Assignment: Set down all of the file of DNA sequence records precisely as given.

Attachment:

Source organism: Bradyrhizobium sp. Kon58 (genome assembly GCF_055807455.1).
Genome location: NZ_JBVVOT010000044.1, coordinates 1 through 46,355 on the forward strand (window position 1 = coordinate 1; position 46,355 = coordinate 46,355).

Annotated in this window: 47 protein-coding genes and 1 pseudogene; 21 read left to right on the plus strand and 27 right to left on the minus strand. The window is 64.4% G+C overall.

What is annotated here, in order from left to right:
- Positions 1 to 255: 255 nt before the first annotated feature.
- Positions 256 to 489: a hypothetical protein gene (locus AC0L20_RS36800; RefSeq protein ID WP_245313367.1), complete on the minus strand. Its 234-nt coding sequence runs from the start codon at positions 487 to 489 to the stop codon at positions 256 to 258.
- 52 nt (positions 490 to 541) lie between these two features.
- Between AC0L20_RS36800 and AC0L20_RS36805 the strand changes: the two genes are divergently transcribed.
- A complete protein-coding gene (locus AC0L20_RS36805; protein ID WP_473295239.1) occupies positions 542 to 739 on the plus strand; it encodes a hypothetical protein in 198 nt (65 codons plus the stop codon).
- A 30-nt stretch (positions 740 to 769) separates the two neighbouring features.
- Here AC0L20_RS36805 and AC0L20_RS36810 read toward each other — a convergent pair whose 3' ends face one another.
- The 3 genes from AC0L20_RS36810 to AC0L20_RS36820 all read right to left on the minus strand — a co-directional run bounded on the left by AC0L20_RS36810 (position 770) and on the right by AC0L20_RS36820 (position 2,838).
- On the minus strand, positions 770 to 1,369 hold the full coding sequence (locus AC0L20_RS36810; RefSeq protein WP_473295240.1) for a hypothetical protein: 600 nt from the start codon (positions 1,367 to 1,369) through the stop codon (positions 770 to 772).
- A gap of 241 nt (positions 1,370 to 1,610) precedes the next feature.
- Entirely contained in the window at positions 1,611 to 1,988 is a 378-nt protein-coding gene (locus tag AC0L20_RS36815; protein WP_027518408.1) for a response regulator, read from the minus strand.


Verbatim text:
Source organism: Bradyrhizobium sp. Kon58 (genome assembly GCF_055807455.1).
Genome location: NZ_JBVVOT010000044.1, coordinates 1 through 46,355 on the forward strand (window position 1 = coordinate 1; position 46,355 = coordinate 46,355).

Annotated in this window: 47 protein-coding genes and 1 pseudogene; 21 read left to right on the plus strand and 27 right to left on the minus strand. The window is 64.4% G+C overall.

What is annotated here, in order from left to right:
- Positions 1 to 255: 255 nt before the first annotated feature.
- Positions 256 to 489: a hypothetical protein gene (locus AC0L20_RS36800; RefSeq protein ID WP_245313367.1), complete on the minus strand. Its 234-nt coding sequence runs from the start codon at positions 487 to 489 to the stop codon at positions 256 to 258.
- 52 nt (positions 490 to 541) lie between these two features.
- Between AC0L20_RS36800 and AC0L20_RS36805 the strand changes: the two genes are divergently transcribed.
- A complete protein-coding gene (locus AC0L20_RS36805; protein ID WP_473295239.1) occupies positions 542 to 739 on the plus strand; it encodes a hypothetical protein in 198 nt (65 codons plus the stop codon).
- A 30-nt stretch (positions 740 to 769) separates the two neighbouring features.
- Here AC0L20_RS36805 and AC0L20_RS36810 read toward each other — a convergent pair whose 3' ends face one another.
- The 3 genes from AC0L20_RS36810 to AC0L20_RS36820 all read right to left on the minus strand — a co-directional run bounded on the left by AC0L20_RS36810 (position 770) and on the right by AC0L20_RS36820 (position 2,838).
- On the minus strand, positions 770 to 1,369 hold the full coding sequence (locus AC0L20_RS36810; RefSeq protein WP_473295240.1) for a hypothetical protein: 600 nt from the start codon (positions 1,367 to 1,369) through the stop codon (positions 770 to 772).
- A gap of 241 nt (positions 1,370 to 1,610) precedes the next feature.
- Entirely contained in the window at positions 1,611 to 1,988 is a 378-nt protein-coding gene (locus tag AC0L20_RS36815; protein WP_027518408.1) for a response regulator, read from the minus strand.